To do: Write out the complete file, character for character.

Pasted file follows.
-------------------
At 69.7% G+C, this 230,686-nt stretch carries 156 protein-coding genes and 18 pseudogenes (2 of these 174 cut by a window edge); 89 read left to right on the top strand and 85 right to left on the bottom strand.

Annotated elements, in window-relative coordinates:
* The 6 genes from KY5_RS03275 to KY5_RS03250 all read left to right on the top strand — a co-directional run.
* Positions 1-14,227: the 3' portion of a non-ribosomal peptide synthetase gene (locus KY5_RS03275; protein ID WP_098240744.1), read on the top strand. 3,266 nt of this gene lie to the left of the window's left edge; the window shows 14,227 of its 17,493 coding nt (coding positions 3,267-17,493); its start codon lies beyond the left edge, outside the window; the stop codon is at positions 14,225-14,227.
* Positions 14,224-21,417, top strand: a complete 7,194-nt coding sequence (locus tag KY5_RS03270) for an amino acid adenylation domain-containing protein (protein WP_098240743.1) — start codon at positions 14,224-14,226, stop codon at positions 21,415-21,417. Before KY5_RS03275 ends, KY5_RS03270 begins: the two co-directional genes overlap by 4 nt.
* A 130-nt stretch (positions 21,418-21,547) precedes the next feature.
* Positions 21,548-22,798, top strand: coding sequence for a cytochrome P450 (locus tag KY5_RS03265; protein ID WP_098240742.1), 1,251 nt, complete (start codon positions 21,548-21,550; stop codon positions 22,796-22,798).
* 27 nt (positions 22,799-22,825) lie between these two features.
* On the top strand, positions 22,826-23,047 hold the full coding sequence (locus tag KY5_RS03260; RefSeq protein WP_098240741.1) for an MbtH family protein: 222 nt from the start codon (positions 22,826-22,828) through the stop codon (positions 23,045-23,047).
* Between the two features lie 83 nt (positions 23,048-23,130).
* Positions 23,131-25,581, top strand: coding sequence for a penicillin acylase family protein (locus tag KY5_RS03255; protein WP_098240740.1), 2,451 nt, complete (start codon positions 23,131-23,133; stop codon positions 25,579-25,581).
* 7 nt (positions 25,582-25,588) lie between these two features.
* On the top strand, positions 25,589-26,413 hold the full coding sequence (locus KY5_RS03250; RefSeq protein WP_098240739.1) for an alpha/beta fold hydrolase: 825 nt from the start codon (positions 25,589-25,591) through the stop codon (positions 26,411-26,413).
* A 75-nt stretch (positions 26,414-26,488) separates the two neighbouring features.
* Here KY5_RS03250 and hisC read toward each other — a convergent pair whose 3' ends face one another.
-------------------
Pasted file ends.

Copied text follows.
At 69.7% G+C, this 230,686-nt stretch carries 156 protein-coding genes and 18 pseudogenes (2 of these 174 cut by a window edge); 89 read left to right on the top strand and 85 right to left on the bottom strand.

Annotated elements, in window-relative coordinates:
* The 6 genes from KY5_RS03275 to KY5_RS03250 all read left to right on the top strand — a co-directional run.
* Positions 1-14,227: the 3' portion of a non-ribosomal peptide synthetase gene (locus KY5_RS03275; protein ID WP_098240744.1), read on the top strand. 3,266 nt of this gene lie to the left of the window's left edge; the window shows 14,227 of its 17,493 coding nt (coding positions 3,267-17,493); its start codon lies beyond the left edge, outside the window; the stop codon is at positions 14,225-14,227.
* Positions 14,224-21,417, top strand: a complete 7,194-nt coding sequence (locus tag KY5_RS03270) for an amino acid adenylation domain-containing protein (protein WP_098240743.1) — start codon at positions 14,224-14,226, stop codon at positions 21,415-21,417. Before KY5_RS03275 ends, KY5_RS03270 begins: the two co-directional genes overlap by 4 nt.
* A 130-nt stretch (positions 21,418-21,547) precedes the next feature.
* Positions 21,548-22,798, top strand: coding sequence for a cytochrome P450 (locus tag KY5_RS03265; protein ID WP_098240742.1), 1,251 nt, complete (start codon positions 21,548-21,550; stop codon positions 22,796-22,798).
* 27 nt (positions 22,799-22,825) lie between these two features.
* On the top strand, positions 22,826-23,047 hold the full coding sequence (locus tag KY5_RS03260; RefSeq protein WP_098240741.1) for an MbtH family protein: 222 nt from the start codon (positions 22,826-22,828) through the stop codon (positions 23,045-23,047).
* Between the two features lie 83 nt (positions 23,048-23,130).
* Positions 23,131-25,581, top strand: coding sequence for a penicillin acylase family protein (locus tag KY5_RS03255; protein WP_098240740.1), 2,451 nt, complete (start codon positions 23,131-23,133; stop codon positions 25,579-25,581).
* 7 nt (positions 25,582-25,588) lie between these two features.
* On the top strand, positions 25,589-26,413 hold the full coding sequence (locus KY5_RS03250; RefSeq protein WP_098240739.1) for an alpha/beta fold hydrolase: 825 nt from the start codon (positions 25,589-25,591) through the stop codon (positions 26,411-26,413).
* A 75-nt stretch (positions 26,414-26,488) separates the two neighbouring features.
* Here KY5_RS03250 and hisC read toward each other — a convergent pair whose 3' ends face one another.